With Monday’s release of orders, the U.S. Supreme Court now shifts gear into the calm before the storm of its annual push to hear a final round of arguments and issue its most controversial opinions before the end of June.
The high court returns to the bench April 20 for two weeks of arguments, including the landmark same-sex marriage cases on April 28. From then until recess at the end of June, the court will be in session mainly on Mondays, churning out decisions.
The end-of-term crunch is so routine that is has gone largely unexamined by scholars. But a new Duke Law Journal article has documented the phenomenon and offered some speculation about why the justices always save their biggest cases until the end of the term. The article is titled, The Best for Last: The Timing of U.S. Supreme Court Decisions.
Examining 7,219 decisions issued by the Supreme Court between the 1946 and 2012 terms, the study found that indeed, the highest-profile decisions of the court take the court longer to decide, and tend to be issued in late June, whether or not they were argued late in the term.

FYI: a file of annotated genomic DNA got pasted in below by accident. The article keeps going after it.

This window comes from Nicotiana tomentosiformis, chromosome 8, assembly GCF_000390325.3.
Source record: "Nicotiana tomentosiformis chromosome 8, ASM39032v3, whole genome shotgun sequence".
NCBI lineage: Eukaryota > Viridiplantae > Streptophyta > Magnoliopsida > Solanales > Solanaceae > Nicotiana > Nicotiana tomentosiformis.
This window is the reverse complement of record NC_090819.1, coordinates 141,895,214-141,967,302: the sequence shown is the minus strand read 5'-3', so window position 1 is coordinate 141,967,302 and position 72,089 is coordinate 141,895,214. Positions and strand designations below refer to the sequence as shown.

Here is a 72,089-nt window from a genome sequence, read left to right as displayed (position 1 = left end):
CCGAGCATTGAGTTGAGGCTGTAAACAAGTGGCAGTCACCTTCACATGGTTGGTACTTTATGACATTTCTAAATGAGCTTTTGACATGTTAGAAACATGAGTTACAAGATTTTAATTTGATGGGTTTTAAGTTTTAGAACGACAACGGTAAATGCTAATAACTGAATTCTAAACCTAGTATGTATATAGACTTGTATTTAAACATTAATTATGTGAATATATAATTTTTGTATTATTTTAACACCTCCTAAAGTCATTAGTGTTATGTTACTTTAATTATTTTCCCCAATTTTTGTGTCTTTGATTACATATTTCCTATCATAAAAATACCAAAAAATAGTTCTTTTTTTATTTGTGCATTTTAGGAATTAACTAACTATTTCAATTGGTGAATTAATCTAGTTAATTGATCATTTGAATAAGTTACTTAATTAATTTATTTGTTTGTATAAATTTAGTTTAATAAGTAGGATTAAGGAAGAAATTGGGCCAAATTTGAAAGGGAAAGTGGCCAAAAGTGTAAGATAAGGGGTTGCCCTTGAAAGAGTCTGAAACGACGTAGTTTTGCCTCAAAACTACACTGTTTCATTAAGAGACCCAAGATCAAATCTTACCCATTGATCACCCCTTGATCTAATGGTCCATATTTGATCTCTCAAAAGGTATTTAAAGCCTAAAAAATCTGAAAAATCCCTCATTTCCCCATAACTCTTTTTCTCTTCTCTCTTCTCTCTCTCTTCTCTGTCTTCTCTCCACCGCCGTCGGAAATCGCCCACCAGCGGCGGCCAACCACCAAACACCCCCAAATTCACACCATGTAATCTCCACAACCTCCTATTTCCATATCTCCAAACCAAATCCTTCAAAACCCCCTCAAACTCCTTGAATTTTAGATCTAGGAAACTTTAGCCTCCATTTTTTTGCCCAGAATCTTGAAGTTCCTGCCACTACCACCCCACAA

The authors, who include Judge Richard Posner of the U.S. Court of Appeals for the Seventh Circuit, suggest that one reason for delay is that the justices have their reputations and legacies in mind when they write headline-making decisions. They may spend more time polishing high-profile decisions—or having their clerks do so.
Besides Posner, the article's authors are professors Lee Epstein of Washington University in St. Louis and William Landes of the University of Chicago Law School, both longtime court scholars.
Read more at The National Law Journal